The first nonfiction Elvis film was shot around a series of Las Vegas shows in 1970, not long after his triumphant return to live performing in that city in 1969. The white jumpsuits are there for the six shows filmed for this movie, but the bloated Elvis of the later Vegas years is nowhere in sight – this is a lean, athletic and playful performer who runs through a hits-heavy show that is a fascinating mixture of the perfunctory (“Hound Dog,” “Love Me Tender”) and the committed (“You’ve Lost that Lovin’ Feelin’,” “I Can’t Stop Loving You”).    

When it was initially released, the film mixed in rehearsal footage and testimony from fans – but a new edit in 2001 eliminated the fan chats, added additional scenes from L.A. and Vegas rehearsals and refashioned the documentary into 30 minutes of fun setup and an hour of performance by a star who’s still trying to figure out how he wants his shows to look and feel. (He still hadn’t hit upon his ritual of passing out scarves to the women in the audience; back in 1970, he walked around the room kissing them.)  

Elvis on Tour
Courtesy of HBO Max

“Elvis on Tour”
This documentary follows Elvis on a short 1972 tour, with much of its running time devoted to performances not of Elvis hits but of rock songs of relatively recent vintage, including “Polk Salad Annie,” “Proud Mary,” “Never Been to Spain” and “Bridge Over Troubled Water.” The King’s new hit, “Burning Love,” makes an appearance, along with some of the lovelorn ballads that he’d increasingly turn to after his marriage to Priscilla ended. Even this early in his Vegas period, Elvis was beginning to look a bit heavy (he’d slim down for the “Aloha From Hawaii” show the following year), but most of the performances are passionate, as are the backstage gospel singalongs.  

Bonus: Directors Pierre Adidge and Robert Abel made copious use of split screens to capture Elvis in concert, and to oversee their montage sequences they brought in a young filmmaker, Martin Scorsese, who’d just released his second film, “Boxcar Bertha,” and was a year away from releasing “Mean Streets.”

Courtesy of HBO Max

“Jailhouse Rock”
The 1957 musical drama “Jailhouse Rock” was Elvis’ third film and one of the most famous and best of his 31 movies. Apart from giving him one of his signature songs and signature sequences with the title track, the film found Elvis singing gems like “(You’re So Square) Baby I Don’t Care” and “Treat Me Nice,” which along with “Jailhouse Rock” and others were written in one four-hour session by the legendary rock ‘n’ roll songwriting team of Jerry Lieber and Mike Stoller. Meanwhile, the ballad “Young and Beautiful,” written by Aaron Schroeder and Abner Silver, shows Elvis’ sensitive side in a movie that mostly finds him working a surly Brando-esque persona.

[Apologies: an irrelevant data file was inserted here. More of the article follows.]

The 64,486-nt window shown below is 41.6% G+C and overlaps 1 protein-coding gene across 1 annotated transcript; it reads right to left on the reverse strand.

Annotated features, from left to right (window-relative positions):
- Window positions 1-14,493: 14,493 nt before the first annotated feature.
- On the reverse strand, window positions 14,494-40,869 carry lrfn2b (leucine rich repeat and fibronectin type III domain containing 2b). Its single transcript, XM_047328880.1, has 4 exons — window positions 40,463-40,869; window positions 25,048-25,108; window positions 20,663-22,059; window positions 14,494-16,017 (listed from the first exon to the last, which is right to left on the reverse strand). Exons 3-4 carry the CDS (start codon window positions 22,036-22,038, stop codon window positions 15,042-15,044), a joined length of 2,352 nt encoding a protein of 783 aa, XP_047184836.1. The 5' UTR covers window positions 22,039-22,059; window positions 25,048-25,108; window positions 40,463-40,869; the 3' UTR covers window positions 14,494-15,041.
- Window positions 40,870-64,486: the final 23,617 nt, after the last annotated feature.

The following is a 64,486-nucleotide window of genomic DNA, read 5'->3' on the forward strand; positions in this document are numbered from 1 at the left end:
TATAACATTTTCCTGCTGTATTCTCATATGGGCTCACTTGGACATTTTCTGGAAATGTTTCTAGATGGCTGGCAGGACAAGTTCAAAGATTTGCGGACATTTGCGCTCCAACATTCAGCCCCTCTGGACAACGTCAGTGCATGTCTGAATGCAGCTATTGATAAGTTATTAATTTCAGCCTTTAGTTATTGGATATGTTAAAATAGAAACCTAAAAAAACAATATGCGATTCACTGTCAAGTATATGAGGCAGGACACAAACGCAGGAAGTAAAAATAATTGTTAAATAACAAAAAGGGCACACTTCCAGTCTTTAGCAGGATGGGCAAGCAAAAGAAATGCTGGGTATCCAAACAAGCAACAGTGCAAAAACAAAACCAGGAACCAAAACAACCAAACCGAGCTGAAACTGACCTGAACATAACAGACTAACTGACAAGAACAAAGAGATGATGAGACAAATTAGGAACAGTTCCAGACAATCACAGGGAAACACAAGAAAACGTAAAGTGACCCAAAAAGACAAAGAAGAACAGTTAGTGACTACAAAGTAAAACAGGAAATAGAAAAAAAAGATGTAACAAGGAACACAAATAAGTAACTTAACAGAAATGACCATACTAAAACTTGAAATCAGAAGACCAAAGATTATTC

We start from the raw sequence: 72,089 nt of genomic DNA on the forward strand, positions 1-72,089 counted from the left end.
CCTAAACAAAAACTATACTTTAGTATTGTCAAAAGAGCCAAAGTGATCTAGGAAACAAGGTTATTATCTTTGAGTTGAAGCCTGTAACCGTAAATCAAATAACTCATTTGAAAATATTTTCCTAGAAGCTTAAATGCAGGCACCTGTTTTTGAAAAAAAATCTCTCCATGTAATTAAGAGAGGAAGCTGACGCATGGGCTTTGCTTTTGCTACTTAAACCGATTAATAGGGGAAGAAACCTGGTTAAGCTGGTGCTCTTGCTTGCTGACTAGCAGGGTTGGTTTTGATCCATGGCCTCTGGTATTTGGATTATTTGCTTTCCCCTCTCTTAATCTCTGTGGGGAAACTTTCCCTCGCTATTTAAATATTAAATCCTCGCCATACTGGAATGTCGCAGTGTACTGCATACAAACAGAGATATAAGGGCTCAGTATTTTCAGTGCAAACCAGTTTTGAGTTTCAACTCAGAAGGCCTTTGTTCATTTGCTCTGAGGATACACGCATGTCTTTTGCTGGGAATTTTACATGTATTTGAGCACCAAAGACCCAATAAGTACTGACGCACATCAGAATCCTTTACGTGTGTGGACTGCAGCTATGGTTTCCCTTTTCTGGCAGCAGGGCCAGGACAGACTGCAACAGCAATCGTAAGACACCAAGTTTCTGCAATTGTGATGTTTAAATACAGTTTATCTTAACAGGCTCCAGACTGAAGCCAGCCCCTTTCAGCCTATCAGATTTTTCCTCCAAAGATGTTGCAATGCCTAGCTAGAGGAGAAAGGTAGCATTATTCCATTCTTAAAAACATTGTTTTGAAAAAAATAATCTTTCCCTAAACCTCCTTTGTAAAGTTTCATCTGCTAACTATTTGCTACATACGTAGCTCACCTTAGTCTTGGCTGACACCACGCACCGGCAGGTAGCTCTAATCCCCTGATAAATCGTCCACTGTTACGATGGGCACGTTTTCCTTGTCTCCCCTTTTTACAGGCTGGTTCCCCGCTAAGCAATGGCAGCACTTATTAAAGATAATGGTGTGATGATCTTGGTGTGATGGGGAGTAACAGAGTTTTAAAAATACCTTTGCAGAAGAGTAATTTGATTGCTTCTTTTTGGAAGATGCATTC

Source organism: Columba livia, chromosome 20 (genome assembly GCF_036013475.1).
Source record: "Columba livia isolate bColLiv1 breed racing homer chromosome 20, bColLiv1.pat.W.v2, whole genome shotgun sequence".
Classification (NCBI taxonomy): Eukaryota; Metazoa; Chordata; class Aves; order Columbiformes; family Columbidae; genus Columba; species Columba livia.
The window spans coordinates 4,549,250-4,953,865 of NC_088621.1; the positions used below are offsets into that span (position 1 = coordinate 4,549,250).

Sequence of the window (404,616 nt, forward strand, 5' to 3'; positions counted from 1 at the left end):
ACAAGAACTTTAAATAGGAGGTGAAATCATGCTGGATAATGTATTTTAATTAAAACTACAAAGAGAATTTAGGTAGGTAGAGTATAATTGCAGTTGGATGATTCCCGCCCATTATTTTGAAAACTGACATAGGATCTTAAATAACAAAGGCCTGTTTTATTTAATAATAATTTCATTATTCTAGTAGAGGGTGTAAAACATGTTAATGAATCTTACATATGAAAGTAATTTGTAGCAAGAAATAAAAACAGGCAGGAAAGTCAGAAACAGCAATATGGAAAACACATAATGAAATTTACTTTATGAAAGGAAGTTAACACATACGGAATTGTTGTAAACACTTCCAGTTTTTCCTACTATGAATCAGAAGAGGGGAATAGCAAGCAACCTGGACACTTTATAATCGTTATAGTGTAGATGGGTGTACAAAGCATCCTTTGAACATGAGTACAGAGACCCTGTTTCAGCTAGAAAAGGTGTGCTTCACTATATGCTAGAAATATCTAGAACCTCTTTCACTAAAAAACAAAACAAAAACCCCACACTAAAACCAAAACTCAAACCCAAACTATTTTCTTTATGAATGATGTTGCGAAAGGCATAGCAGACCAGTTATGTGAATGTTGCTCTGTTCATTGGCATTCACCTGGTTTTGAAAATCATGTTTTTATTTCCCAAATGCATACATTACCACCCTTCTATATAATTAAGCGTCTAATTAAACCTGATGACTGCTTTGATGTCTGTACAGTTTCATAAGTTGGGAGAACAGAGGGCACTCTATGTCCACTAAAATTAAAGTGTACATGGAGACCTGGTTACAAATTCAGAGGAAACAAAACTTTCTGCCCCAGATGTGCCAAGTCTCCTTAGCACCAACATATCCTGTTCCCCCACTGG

The movie was directed by Hollywood vet Richard Thorpe – who, trivia fans might know, was the original director of “The Wizard of Oz” before he was fired after two weeks.  

It Happened at the World's Fair
Courtesy of HBO Max

“It Happened at the World’s Fair”
By 1963, the Elvis movies were being cranked out on an assembly line that didn’t allow for much variation from the formula of a singing, romancing Elvis. Norman Taurog, who won the fourth-ever Best Director Oscar for “Skippy” in 1931, made nine of those films, with “It Happened at the World’s Fair” coming two years after he’d pretty much set the Elvis movie template with “Blue Hawaii.”    

The movie is passable (better than that by Elvis movie standards), with a few things to look for. Singer-actress Joan O’Brien plays Elvis’ love interest, a nurse named Diane Warren – no relation to the Oscar-nominated songwriter who was just a kid at the time. A preteen Kurt Russell made his film debut as a kid who kicks Elvis in the shins, 16 years before he’d play Elvis in a TV movie. “One Broken Heart for Sale” is the best song and is pretty good, while “Relax,” which Elvis sings during an attempted seduction of future TV Batgirl Yvonne Craig, seemed like fun at the time but now might be a bit creepy.  

Viva Las Vegas
Courtesy of HBO Max

“Viva Las Vegas”
Singing race car driver Lucky Jackson falls in love with Vegas swimming instructor Rusty Martin, who initially wants nothing to do with him! Sure it’s formulaic, but that doesn’t matter when you have Elvis and Ann-Margret, the only leading lady who could stand up to him for sheer dynamism. (Apologies to Nancy Sinatra, Shelly Fabares and Mary Tyler Moore.) Obviously you have to grade the Elvis movies on a curve, but this 1964 highlight is wildly entertaining, and probably the last really good movie the guy ever made.  (Plus if you look closely, you can spot Teri Garr as a showgirl.)  

Director George Sidney said the script was written in 11 days, but this is an Elvis movie (like many) that works because of the songs and the moves, not the words. The title track is a classic, of course, but “C’mon Everybody” and the supercharged version of Ray Charles’ “What’d I Say” are among the best musical sequences in any Elvis movie – even if Elvis’ manager, Col. Tom Parker, complained that Ann-Margret got too much screen time.